After experiencing several other personal and professional highs and lows, Angie has beaten the odds and has become one of the top creative leaders at the intersection of spirituality, self-development, and science and technology. Through her efforts at angiecarrillo.com, host of the Going Forward Podcast and creator of Forward, Inc., Angie helps entrepreneurs, leaders and innovators bypass burnout to tap into their purpose and build a business they love for a true life of freedom, impact and legacy.
Here are a few ways Angie weaves science, technology and personal growth into helping any entrepreneur grow their business and enrich their lives.
Science: Become aware of your brain and the chemicals in the body that trigger emotions.
The brain is not an organ to ignore. Neurotransmitters like dopamine (pleasure and reward), serotonin (memory and learning) and norepinephrine (moderating mood) flow through our heads and bodies 24/7. But we possess the ability to have control over these chemicals — much better than letting them control you.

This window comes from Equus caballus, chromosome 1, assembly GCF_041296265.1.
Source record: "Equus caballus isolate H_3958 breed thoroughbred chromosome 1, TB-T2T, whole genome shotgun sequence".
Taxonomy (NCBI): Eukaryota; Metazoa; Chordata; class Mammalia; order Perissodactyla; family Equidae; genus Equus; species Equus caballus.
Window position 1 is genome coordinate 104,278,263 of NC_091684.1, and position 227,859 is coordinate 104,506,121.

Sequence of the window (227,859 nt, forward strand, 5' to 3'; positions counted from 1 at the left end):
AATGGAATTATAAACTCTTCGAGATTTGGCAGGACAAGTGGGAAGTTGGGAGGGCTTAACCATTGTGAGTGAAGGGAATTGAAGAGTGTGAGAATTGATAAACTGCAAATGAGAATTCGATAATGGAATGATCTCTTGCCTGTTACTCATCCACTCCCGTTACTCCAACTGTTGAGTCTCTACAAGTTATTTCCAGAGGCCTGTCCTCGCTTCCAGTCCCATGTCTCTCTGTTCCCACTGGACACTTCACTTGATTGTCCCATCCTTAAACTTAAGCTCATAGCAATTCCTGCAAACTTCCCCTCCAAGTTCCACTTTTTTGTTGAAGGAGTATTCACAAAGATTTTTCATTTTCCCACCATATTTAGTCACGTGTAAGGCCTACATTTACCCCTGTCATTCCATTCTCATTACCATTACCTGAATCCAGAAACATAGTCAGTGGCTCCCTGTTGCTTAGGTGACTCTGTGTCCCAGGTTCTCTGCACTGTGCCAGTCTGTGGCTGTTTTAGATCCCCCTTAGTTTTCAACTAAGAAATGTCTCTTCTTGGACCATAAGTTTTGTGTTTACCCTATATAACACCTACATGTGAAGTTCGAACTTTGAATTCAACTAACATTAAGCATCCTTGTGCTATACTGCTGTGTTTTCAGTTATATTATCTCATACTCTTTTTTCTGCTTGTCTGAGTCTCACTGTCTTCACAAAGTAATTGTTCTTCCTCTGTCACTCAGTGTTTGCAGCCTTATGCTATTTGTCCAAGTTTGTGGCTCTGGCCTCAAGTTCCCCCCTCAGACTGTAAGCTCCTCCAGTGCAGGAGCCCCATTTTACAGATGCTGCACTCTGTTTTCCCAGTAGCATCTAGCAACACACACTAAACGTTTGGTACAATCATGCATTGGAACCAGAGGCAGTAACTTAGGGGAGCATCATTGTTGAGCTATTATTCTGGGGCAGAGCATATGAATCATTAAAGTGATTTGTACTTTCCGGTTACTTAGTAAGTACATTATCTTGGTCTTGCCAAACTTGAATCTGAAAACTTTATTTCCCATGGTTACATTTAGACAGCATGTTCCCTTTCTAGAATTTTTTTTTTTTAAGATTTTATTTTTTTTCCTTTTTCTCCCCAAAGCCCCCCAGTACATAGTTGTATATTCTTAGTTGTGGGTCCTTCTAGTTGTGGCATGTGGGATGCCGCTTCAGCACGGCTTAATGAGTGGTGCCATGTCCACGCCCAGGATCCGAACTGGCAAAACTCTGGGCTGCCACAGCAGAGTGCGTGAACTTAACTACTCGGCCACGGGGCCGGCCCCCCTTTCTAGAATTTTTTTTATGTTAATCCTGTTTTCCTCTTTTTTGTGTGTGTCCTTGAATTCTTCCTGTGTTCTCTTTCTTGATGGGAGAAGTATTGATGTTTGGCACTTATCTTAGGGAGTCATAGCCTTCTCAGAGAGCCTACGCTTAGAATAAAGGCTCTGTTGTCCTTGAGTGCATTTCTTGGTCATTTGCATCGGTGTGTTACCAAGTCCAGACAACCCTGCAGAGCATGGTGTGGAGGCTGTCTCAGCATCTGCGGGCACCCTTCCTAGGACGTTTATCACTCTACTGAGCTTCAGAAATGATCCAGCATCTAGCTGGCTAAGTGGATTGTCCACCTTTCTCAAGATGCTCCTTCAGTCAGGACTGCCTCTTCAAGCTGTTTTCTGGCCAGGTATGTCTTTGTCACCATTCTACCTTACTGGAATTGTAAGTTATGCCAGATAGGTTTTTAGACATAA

Angie learned this after quitting her own company. After she had recovered from her health scare, she got to work collaborating with fellow great minds at tech incubator Singularity University in 2017 and co-founded Nextbiotics, a San Francisco-based biotechnology company with the aim to end antibiotic resistance. But her co-founders soon wanted to take the company in a different direction.
“The ego and power struggle made it unbearable,” Angie says. “I was fired as the founding CEO, and I decided to quit my own company.”
How did she get past yet another deal-breaker? She learned how to stop reliving it.
“The past and future are constant collections of small bits of present moments,” Angie writes in her blog. “So, do you want to go through the negative experience only once, or is it going to be re-fired in your brain over and over again? Each thought, sensation, and memory activates a neural pathway. Our brains are rewired every day and constantly forging new neural paths.”